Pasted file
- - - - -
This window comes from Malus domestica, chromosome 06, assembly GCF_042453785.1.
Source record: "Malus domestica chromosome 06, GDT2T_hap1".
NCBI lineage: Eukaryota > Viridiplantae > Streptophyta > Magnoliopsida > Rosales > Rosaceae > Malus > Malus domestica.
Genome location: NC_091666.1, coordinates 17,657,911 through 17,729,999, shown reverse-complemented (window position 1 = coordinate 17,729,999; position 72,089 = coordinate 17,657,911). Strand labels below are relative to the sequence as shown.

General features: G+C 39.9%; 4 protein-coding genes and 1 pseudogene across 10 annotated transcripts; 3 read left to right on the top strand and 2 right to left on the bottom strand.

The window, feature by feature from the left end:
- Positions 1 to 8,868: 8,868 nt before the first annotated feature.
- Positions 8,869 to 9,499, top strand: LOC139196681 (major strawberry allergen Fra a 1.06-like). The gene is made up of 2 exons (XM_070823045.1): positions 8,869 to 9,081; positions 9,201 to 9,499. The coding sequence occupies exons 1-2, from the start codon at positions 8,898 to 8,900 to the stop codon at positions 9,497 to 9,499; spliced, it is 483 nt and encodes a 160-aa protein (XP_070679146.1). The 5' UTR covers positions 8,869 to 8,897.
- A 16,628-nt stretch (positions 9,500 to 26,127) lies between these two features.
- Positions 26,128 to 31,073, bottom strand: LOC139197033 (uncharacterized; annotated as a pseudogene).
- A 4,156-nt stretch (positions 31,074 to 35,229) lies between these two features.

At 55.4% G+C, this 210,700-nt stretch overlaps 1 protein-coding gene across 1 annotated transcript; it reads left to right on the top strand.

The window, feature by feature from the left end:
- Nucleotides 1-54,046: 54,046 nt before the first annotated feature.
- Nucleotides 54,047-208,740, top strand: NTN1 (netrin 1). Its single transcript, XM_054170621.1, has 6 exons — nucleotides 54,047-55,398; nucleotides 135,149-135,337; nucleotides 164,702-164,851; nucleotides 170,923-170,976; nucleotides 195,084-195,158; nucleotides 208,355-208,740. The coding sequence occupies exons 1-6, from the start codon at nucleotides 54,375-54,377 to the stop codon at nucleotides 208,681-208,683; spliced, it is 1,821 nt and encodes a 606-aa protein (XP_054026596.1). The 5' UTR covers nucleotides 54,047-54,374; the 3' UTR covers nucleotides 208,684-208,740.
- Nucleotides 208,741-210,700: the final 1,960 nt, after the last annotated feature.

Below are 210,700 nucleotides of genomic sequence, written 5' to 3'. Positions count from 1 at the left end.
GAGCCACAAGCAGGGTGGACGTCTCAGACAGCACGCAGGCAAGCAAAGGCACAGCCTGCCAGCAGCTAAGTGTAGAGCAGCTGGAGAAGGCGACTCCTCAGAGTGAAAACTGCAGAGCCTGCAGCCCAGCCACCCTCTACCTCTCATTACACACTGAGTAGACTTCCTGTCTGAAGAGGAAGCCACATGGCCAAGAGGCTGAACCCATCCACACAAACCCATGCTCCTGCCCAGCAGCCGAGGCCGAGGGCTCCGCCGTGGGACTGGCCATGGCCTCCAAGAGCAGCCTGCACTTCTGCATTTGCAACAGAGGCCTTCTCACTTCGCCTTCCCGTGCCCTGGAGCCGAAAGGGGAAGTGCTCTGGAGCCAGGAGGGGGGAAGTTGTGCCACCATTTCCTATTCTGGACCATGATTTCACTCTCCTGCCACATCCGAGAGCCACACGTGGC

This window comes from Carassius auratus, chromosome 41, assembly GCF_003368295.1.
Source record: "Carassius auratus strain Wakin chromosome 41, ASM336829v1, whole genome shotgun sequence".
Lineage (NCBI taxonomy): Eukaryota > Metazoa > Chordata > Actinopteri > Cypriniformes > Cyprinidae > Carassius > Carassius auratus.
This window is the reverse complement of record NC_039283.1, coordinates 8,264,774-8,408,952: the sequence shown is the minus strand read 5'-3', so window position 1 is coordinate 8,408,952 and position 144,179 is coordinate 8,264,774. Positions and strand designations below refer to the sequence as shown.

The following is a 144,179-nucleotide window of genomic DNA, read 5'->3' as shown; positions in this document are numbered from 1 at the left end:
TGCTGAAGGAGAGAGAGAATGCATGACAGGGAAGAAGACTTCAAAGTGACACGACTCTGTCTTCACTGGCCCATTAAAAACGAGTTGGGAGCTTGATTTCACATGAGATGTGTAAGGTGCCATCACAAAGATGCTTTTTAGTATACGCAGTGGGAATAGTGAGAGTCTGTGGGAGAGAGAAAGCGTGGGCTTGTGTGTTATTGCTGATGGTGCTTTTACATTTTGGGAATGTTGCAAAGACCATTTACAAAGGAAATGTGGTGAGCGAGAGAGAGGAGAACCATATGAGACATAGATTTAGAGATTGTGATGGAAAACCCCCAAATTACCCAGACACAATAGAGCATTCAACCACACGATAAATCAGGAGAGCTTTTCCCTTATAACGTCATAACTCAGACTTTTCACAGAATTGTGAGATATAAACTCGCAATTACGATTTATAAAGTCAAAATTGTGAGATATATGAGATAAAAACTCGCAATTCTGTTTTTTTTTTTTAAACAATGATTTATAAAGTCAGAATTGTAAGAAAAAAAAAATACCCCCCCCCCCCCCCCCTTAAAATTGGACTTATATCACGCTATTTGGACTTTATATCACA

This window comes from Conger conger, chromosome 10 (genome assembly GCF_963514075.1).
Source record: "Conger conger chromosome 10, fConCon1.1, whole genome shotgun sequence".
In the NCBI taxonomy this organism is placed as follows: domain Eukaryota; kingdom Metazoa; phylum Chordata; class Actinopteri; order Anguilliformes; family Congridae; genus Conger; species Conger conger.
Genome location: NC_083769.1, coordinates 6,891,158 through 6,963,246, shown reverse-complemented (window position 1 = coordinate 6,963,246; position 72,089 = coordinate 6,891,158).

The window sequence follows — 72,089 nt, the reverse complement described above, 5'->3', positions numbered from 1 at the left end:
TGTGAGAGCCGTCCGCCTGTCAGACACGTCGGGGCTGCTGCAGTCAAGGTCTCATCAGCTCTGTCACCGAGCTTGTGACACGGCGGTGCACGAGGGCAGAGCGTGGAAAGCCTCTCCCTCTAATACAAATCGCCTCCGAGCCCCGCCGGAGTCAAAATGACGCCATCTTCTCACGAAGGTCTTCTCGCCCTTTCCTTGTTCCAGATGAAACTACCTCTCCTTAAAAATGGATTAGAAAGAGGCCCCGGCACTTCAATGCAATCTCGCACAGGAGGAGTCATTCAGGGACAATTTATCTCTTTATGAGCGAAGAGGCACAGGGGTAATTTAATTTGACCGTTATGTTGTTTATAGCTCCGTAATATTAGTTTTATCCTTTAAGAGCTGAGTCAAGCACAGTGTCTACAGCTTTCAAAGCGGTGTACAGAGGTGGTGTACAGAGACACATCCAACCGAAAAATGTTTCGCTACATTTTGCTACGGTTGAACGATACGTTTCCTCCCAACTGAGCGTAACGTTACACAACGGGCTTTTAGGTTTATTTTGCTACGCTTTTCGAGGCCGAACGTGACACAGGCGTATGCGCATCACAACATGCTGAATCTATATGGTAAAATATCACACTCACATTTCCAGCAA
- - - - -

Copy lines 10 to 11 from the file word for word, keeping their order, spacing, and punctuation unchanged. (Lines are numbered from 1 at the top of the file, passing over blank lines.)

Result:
- Positions 26,128 to 31,073, bottom strand: LOC139197033 (uncharacterized; annotated as a pseudogene).
- A 4,156-nt stretch (positions 31,074 to 35,229) lies between these two features.